Building on a broad base of biblical data, John Jefferson Davis answers these and many other questions related to the ethics of abortion. In so doing, he equips readers to challenge current assumptions in the areas of law, medicine, and social concern, and to affirm the value of human life both in and out of the womb.

Dr. John Jefferson Davis is Professor of Systematic Theology and Christian Ethics at Gordon-Conwell Theological Seminary in Hamilton, Massachusetts. He was a Danforth Graduate Fellow and Phi Beta Kappa graduate of Duke University, where he earned the Ph.D. degree in systematic theology.


Monday, August 13, 2012

Sharing An Open Letter to Melinda Gates

Posted by: TeresaTomeo

Bill-MelindaGatesAs requested, I am sharing this letter with anyone interested in spreading these words of wisdom regarding the fallout from the world’s contraceptive mentality. This very bright young woman who was raised in Nigeria and now living and working in Great Britain is speaking out against Melinda Gates and her effort to raise nearly five billion dollars to pour additional contraceptives into countries in dire need of food, clean water, medical supplies, better infrastructure systems etc.
Our dear sister, Uju, is a regular listener to Ave Maria Radio and an EWTN viewer. She contacted me via e-mail and asked me to help her edit her editorial and have it published in the United States to get the word out about what her homeland and other countries like Nigeria really need. Her letter stresses how contraception is indeed controversial, despite what Mrs. Gates and Planned Parenthood would like us to believe, for a long list of important health reasons for women and because it would make tough situations, as I mentioned, much worse.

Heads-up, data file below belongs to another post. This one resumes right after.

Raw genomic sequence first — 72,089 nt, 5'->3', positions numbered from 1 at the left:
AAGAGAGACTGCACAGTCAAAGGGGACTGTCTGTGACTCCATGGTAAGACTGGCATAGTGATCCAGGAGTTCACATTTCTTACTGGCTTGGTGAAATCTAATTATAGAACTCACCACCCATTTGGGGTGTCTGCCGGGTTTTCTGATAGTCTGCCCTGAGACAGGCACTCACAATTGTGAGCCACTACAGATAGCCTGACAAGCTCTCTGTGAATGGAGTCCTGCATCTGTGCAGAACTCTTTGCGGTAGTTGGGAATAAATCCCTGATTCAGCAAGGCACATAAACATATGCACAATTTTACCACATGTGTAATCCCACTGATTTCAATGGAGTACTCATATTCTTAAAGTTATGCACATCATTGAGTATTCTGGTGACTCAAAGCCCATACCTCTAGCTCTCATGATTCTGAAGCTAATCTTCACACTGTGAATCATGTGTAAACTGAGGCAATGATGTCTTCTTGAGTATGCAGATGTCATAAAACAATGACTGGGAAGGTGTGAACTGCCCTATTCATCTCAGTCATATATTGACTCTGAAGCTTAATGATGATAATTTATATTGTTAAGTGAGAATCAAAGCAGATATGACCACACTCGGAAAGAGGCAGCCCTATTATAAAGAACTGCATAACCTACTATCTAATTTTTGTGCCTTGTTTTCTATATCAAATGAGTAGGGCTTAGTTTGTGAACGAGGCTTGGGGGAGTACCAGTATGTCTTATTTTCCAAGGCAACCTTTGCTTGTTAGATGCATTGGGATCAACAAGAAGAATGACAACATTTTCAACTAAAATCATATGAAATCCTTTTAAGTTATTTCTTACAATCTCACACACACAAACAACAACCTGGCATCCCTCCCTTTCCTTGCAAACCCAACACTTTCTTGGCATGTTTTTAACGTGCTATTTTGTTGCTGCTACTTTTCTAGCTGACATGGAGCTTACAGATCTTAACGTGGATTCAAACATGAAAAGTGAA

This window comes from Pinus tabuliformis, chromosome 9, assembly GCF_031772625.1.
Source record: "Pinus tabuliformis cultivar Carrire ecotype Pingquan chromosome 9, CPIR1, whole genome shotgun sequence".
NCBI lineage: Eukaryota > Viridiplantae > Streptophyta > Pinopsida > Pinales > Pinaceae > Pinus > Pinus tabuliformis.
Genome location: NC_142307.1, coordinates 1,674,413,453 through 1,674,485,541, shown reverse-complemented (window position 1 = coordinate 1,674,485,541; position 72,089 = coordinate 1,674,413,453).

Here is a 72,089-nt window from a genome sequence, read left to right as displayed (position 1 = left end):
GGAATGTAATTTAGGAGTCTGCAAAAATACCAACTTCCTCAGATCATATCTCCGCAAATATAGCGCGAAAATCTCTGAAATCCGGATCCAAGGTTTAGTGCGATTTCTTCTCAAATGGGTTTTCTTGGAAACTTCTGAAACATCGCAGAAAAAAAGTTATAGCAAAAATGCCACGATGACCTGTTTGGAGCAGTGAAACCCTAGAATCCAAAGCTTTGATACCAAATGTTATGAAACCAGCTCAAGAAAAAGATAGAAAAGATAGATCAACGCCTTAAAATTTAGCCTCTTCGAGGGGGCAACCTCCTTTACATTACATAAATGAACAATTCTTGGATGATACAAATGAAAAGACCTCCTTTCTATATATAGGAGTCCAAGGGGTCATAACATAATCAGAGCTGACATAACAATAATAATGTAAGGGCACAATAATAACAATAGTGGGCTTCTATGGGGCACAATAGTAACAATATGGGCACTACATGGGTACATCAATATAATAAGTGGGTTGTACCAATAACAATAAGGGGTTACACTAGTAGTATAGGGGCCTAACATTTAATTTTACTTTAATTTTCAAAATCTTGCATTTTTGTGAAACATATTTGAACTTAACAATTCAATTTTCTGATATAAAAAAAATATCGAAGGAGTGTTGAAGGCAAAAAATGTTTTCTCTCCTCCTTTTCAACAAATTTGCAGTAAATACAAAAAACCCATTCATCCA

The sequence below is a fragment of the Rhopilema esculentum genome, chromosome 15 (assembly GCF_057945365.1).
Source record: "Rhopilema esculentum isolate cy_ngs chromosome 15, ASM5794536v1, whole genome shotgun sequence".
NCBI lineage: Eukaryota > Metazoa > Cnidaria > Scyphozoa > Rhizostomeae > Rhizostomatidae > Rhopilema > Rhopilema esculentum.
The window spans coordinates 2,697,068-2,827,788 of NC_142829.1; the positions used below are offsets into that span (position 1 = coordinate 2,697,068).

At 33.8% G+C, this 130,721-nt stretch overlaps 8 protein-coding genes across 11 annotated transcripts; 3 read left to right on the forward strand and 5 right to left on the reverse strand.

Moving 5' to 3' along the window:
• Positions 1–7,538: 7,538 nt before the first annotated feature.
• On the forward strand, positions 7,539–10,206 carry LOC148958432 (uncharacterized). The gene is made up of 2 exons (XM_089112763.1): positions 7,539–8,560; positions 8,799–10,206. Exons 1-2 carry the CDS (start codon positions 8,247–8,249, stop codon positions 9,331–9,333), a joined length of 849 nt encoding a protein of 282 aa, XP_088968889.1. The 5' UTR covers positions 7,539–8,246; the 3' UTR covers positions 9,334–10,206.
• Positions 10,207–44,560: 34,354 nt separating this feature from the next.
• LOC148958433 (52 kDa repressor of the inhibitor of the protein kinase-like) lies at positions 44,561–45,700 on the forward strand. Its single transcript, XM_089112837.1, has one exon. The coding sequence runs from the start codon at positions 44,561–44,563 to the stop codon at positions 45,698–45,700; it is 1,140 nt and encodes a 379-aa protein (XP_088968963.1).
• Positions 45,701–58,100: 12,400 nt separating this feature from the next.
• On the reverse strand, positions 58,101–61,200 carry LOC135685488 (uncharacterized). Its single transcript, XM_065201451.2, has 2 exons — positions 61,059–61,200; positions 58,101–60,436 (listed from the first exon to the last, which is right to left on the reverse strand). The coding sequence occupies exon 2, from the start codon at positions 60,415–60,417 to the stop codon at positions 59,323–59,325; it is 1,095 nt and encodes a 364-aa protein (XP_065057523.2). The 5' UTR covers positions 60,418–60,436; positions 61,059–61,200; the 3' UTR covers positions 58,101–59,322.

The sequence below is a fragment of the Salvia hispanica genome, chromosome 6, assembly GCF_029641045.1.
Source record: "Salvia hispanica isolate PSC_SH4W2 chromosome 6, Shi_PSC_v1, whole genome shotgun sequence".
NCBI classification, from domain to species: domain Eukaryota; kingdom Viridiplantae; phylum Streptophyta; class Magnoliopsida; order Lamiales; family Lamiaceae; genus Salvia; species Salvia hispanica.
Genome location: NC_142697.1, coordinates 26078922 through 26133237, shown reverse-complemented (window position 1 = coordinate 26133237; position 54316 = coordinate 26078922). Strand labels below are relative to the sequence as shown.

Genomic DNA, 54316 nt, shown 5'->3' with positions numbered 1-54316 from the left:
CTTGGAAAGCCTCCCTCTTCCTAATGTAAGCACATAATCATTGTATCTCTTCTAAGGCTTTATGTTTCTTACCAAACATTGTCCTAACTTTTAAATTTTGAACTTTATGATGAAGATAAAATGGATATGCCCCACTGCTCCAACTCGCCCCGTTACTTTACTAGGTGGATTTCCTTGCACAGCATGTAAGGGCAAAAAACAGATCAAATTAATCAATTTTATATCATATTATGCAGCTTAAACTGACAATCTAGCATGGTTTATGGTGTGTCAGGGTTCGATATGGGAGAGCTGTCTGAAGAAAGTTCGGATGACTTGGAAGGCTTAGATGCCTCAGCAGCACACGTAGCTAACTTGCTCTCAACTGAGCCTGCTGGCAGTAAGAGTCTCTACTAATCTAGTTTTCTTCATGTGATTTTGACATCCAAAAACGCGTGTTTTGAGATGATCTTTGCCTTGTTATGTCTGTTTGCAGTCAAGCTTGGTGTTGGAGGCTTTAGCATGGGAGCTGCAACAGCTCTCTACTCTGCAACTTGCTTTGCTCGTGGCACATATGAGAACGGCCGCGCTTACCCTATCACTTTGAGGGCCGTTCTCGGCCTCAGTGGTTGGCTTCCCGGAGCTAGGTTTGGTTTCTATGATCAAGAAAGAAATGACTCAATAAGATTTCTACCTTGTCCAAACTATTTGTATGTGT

Since I was on the road speaking last weekend, I did not have the opportunity to sit down and edit the letter, so our friends at The Catholic Free Press in the Worcester, Massachusetts diocese stepped in to help and were also the first to have it published. I am hoping to get this published for Uju in other outlets across the nation. Pass it around and help spread the truth.
—Teresa Tomeo

Posted By August 10, 2012
This letter was written by Obianuju Ekeocha, a 32-year-old Nigerian woman. For the past six years she has been living and working as a biomedical scientist in Canterbury, England. Most of her family and many friends still live in Nigeria.
She is active in her parish and says she is grateful to God for the graces she receives as she serves the Church.